Please have a look at our Forum Rules. Lets keep this forum an enjoyable place to visit.
a different kind of cello
This was very cool Pky, thanks for sharing this! I'll bet this guy is a Rock Star in his country (couldn't figure out where this orchestra is). And it absolutely cracked me up; Mongolian Bluegrass at 4:30 & 6:15, and then at 6:40 there was almost a shuffle bow.
Also amazed me how drastically his bow flexed while playing. I don't know how cellists keep their bow horizontal while bowing; it's hard enough keeping a fiddle bow straight even while most of the pressure is toward the strings not the ground.
Any, great stuff!
I know nothing about the orchestra, but here's their website and you could check it out: http://www.thaliasymphony.org/about.php
Apparently Li Bo is a pretty famous horse head celloist. He was dressed in traditional Mongolian outfit.
The instrument is called Ma Tou Qin in Chinese which literally means horse head fiddle (cello would be more accurate). It got the name by the scroll which is carved into a horse head. There are several legends about its origin (please read information from wikipedia). It's a Mongolian instrument and they called it Morin Khuur.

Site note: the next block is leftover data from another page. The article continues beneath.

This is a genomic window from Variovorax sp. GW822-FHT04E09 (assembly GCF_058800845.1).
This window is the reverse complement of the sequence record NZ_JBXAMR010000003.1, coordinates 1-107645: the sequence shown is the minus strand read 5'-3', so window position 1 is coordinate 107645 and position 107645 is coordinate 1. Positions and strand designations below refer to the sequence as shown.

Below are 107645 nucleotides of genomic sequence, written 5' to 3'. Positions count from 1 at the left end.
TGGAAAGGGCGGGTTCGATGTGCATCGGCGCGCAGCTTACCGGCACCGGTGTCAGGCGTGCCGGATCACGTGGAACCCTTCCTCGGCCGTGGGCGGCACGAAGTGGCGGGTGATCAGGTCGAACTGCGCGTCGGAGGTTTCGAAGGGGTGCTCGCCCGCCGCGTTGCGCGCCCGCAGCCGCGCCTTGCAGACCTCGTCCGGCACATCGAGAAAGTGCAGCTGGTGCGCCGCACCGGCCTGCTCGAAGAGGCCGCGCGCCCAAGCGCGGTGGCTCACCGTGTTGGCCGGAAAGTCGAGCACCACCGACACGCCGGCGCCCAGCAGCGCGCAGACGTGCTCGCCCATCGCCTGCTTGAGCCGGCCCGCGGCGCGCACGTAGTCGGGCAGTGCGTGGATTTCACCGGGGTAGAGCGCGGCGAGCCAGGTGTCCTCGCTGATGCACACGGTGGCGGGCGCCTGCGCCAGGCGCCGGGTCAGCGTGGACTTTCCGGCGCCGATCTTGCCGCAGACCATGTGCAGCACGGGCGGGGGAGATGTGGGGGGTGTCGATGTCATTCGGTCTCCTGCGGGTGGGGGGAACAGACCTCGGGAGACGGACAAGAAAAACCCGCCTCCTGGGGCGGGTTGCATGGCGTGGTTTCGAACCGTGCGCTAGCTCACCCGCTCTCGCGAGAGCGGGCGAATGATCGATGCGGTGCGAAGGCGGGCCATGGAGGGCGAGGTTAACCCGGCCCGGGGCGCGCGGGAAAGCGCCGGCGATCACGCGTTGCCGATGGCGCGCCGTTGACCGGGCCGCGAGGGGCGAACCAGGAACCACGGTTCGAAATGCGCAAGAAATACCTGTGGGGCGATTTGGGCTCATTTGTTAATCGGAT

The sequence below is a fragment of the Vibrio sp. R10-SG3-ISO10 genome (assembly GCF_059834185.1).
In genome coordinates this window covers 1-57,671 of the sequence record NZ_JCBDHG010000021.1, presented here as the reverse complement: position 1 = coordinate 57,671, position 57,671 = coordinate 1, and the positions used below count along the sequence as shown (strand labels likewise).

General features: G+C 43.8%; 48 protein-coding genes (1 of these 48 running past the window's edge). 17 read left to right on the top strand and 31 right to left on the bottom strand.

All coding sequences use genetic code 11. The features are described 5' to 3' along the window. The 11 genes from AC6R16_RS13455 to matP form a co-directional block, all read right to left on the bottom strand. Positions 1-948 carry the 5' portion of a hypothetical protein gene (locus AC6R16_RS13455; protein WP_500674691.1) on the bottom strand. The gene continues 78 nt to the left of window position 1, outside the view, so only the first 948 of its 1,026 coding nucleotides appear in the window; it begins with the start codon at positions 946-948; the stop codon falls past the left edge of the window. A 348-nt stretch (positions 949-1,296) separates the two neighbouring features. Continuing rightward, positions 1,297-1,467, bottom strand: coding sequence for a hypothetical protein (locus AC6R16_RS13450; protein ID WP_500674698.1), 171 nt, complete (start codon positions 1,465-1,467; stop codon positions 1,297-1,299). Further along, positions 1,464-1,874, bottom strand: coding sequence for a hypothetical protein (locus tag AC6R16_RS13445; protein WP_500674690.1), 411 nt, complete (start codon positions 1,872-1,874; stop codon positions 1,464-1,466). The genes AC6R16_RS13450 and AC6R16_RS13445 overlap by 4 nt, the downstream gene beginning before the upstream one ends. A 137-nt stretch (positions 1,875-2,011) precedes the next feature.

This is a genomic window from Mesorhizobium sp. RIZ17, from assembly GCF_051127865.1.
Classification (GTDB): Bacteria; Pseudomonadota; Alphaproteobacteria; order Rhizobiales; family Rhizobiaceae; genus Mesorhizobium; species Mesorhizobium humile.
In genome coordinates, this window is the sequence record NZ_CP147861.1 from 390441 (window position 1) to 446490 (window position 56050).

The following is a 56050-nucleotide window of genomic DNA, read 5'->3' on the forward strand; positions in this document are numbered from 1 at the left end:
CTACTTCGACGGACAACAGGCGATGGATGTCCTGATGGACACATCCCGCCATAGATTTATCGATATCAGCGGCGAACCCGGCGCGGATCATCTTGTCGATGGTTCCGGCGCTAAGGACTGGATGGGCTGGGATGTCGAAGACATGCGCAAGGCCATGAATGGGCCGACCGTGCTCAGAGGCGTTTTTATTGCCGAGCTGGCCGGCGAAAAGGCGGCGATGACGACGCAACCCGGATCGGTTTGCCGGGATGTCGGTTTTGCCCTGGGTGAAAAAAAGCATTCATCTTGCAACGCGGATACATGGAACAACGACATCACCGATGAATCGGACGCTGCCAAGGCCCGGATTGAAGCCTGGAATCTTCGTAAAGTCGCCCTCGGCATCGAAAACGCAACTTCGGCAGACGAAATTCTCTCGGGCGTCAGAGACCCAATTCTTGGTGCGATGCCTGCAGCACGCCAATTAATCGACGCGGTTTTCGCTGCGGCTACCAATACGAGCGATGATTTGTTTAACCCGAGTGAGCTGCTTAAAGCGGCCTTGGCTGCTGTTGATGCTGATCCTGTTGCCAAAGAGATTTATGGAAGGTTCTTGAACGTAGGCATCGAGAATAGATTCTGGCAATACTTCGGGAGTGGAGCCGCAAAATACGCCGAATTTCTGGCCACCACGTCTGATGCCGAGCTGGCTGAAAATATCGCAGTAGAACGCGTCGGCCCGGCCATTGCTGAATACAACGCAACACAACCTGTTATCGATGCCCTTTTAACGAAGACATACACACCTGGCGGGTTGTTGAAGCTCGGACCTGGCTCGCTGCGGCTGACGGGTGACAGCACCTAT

The bridge on the instrument looks pretty much the same as those on violin family instrument. The instrument also have different sizes.The two strings are actually horse hair. The larger of the two strings (the "male" string) has 130 hairs from a stallion's tail, while the "female" string has 105 hairs from a mare's tail.
The playing technique is probably in between cello and Chinese fiddle -- Erhu. The shape really reminds me of cigar box violin or guitar. It has a history of 1500 years.
To be honest, i would love to try out this instrument, there are quite a few on ebay but are out of my budget:(
Most Users Ever Online: 231
Currently Online: Schaick
Currently Browsing this Page:
Guest Posters: 1
Newest Members:ELECTRONICSTRAD, majavaid, phanuyenmy161, violin_tide, hfeather11, violin_vampire
Administrators: Fiddlerman: 11611, KindaScratchy: 1644